The just released 14th Five-Year Plan (FYP) and 2035 long-range vision is some 75,000 words long. But it is short on concrete targets. For the first time in 35 years, the biggest news that came out of the 14th FYP was what was missing: the GDP target.
It wasn’t just the GDP target either. Almost all socioeconomic indicators in the FYP became relatively modest “soft targets”—meaning there’s no political mandate to meet them. Even though Beijing will likely still determine general economic targets based on annual conditions, the reality is that the Xi Jinping era has ushered in the post-target era.
That might seem unexpected, but we have been making the case for the downgrading of targets. The irony, though, is that this uncharted target-less terrain can be more vexing than the prevailing target-rich environment.
Indeed, despite regular criticism lodged at China’s obsession with targets, their sudden demotion and even absence can be discombobulating. This is particularly so for the humble analyst who has long relied on them as an anchor by which to assess China’s goals and ambitions.
But worry not. Rather than wandering aimlessly down Beijing hutongs in search of targets, we think it is now more important and productive to look at systemic and qualitative changes to gauge China’s progress. For the next five years at least, targets will simply be peripheral, while reshaping institutions and incentives will likely take center stage.
From Targets to the “Two Is”
To understand this shift, it is important to first grasp how Beijing arrived at this point. Targets of all stripes have long held an exalted place in Chinese policymaking. The GDP target, in particular, was a direct and simple key performance indicator (KPI) for local officials. But over the decades, the singular fixation on this KPI massively distorted incentives across local economies.
For one, intrepid and competitive officials found creative ways to “meet” the target, chief among them manipulating local economic statistics. By MacroPolo’s counting, in the past five years, seven provinces have been caught overstating their GDP by 10 percent or more.
It also mattered less whether that growth was virtuous or unsustainable, so long as it hit the KPI. For instance, debt-fueled investments and discounting environmental costs were tolerated because the headline target was met or exceeded. Even when Beijing’s objectives shifted to prioritize the environment or deleveraging, the grip of targets was so strong that local officials simply found loopholes or continued fabricating data to meet a new set of targets. Overreliance on targets, then, diverted local officials’ focus on meeting real objectives.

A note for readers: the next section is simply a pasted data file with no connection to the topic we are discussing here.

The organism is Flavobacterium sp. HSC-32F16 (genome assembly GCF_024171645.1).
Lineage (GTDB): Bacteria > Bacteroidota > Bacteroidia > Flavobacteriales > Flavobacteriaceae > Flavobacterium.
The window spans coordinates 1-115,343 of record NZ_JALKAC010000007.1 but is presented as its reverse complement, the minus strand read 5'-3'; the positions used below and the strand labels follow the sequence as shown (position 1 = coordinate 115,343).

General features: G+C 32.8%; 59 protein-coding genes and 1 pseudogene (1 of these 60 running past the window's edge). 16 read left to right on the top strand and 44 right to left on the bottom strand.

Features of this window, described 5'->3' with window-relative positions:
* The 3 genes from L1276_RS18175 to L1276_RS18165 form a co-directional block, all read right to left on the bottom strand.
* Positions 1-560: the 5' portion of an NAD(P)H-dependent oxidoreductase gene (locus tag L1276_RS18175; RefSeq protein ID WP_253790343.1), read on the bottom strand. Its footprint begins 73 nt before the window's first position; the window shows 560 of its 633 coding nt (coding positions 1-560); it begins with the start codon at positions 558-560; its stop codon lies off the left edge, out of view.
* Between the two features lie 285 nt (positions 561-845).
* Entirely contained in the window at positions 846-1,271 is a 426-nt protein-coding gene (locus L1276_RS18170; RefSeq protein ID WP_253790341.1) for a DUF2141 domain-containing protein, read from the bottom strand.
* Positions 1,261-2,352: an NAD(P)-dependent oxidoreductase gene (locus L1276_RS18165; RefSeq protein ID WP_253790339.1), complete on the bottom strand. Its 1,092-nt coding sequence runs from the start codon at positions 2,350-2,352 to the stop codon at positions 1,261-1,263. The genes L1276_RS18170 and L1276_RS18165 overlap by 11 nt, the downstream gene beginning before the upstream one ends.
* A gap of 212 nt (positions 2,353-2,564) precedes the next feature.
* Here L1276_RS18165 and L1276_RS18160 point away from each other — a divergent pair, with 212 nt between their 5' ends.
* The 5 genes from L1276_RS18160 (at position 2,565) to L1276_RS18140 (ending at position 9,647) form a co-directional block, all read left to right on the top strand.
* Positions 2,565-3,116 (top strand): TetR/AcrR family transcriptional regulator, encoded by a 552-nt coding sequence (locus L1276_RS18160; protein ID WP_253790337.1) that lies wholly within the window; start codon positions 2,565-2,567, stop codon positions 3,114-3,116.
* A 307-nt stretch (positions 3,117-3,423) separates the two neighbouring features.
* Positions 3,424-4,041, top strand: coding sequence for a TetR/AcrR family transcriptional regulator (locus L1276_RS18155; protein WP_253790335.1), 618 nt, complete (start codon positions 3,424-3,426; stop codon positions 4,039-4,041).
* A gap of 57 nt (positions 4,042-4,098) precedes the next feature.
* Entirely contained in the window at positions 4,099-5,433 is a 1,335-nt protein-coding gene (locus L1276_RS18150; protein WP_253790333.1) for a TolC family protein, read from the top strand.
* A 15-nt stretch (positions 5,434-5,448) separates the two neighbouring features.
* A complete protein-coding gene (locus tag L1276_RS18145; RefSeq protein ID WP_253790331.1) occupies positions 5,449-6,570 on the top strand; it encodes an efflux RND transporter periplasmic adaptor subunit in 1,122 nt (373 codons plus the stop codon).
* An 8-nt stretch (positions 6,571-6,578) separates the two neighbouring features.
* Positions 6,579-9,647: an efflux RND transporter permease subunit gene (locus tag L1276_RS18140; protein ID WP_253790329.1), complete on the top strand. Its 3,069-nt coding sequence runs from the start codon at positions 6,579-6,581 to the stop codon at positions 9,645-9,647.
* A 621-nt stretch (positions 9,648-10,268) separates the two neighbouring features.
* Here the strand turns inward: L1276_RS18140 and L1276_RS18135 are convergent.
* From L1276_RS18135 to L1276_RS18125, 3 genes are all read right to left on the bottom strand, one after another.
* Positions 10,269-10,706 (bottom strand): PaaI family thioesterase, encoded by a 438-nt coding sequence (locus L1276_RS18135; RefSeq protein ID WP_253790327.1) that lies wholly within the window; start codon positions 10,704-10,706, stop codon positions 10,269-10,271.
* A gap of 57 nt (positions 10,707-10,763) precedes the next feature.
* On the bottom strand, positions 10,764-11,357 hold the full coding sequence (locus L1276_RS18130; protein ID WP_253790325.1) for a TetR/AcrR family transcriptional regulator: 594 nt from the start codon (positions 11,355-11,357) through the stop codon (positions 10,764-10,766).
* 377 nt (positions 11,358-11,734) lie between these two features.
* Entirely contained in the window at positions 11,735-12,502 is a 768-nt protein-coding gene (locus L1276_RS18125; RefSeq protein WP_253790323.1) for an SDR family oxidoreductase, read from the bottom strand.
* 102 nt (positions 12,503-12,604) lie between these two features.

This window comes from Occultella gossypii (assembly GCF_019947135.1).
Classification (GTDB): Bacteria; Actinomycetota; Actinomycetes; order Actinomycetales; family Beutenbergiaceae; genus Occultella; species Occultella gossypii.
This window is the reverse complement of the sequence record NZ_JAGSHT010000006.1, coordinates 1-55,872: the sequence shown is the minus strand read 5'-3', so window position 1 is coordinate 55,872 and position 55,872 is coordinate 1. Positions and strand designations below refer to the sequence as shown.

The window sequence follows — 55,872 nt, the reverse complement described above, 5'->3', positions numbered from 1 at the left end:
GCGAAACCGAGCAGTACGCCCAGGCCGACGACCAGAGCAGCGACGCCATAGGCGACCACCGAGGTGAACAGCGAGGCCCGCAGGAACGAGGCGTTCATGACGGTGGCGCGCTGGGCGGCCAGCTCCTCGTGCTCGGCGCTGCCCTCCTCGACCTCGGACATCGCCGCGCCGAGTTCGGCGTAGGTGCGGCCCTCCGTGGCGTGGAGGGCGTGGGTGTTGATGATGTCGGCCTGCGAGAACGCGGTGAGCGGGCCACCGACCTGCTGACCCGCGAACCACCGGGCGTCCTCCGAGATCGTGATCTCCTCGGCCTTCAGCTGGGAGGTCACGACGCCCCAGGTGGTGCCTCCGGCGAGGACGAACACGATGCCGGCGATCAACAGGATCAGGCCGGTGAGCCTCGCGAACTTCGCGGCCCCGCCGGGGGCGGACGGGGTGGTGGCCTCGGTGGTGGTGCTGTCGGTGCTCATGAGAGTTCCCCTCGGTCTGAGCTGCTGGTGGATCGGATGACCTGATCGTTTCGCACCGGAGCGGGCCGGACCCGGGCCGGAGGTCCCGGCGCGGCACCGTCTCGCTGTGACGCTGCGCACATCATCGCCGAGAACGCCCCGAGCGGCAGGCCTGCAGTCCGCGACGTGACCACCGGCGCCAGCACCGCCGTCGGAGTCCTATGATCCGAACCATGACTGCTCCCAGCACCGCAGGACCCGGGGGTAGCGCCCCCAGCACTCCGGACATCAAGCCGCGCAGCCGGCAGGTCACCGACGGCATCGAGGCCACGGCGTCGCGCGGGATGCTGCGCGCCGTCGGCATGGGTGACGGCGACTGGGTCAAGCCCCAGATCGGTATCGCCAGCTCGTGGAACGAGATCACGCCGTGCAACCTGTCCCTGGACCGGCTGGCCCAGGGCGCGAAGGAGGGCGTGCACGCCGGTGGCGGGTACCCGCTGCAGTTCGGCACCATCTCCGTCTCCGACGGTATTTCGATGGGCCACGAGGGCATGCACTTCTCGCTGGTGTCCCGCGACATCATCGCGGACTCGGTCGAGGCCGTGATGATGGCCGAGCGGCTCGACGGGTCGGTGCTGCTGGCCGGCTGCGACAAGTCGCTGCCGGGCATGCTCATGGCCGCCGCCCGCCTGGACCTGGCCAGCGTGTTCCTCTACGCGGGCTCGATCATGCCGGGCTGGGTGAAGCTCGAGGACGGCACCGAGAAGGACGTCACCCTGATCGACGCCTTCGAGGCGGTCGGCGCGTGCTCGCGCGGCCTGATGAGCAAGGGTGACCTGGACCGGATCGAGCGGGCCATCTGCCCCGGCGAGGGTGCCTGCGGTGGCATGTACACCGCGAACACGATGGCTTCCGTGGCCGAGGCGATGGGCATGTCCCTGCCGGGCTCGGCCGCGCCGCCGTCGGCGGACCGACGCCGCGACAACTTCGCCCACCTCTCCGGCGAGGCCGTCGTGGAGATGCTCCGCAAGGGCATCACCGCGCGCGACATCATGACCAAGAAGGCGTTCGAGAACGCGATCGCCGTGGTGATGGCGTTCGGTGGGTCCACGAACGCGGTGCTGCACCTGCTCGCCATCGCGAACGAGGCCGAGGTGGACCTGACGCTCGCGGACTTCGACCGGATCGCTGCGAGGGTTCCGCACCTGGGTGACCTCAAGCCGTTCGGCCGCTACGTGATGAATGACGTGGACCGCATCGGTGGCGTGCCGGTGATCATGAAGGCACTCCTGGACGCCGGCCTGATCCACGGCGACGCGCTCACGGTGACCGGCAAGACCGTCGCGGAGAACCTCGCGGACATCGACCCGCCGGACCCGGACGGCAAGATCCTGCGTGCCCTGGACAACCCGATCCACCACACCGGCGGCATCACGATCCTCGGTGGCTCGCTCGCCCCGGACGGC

Perhaps the most pernicious effect of the target was embedding short-termism in local government behavior. Much like how a publicly listed corporation often forfeits long-term objectives in order to meet quarterly revenue targets and shareholder expectations, local governments behaved in much the same way. They consistently tried to meet short-term growth at the expense of addressing longer–term weaknesses.
But Xi has made it rather clear that he doesn’t intend to run China like a corporation, instead preoccupying his first two terms with imposing longer-term thinking—for example by consistently touting the “two centenary goals.”
Deemphasizing targets can be interpreted as essentially a “whole-of-economy” effort to dislodge short-termism, paving the way toward a new paradigm that focuses more on the “two Is”: incentives and institutions.
In fact, Xi admitted as much in a public speech on science and technology. He highlighted the need to overcome institutional barriers to innovation rather than simply increasing spending on research and development (R&D) to produce the desired results.
With China’s ballyhooed turn toward more technology independence, it would make sense for Beijing to pour money into R&D. Yet surprisingly, the R&D spending growth target of 8% in the 14th FYP is actually two percentage points lower than the real growth of R&D expenditure (10% after inflation) during the past five years.
It isn’t for the lack of money. China’s total spending of $23 billion on basic research is less than the annual budget of the US National Institutes of Health. With an annual fiscal budget of more than $3 trillion, Beijing can easily double or triple the spending on basic research. Yet it has opted not to do so.
This newfound modesty, not just for R&D but also in other areas like energy and urbanization, further reinforces the shift away from targets and reflects the priority of fixing institutions, untangling distortions, and taming vested interests before throwing money at problems.
In many ways, the current set of targets no longer serves China’s economy today and where it wants to be by 2035. To the extent that some targets still exist, they will mainly function as a floor. It is a recognition that targets won’t solve structural issues that are institutional in nature and difficult to measure.
As the new post-target paradigm takes root, analyzing China will need to adapt accordingly.
It will certainly be more demanding, but also more intellectually interesting to evolve existing mental models of the Chinese political economy.
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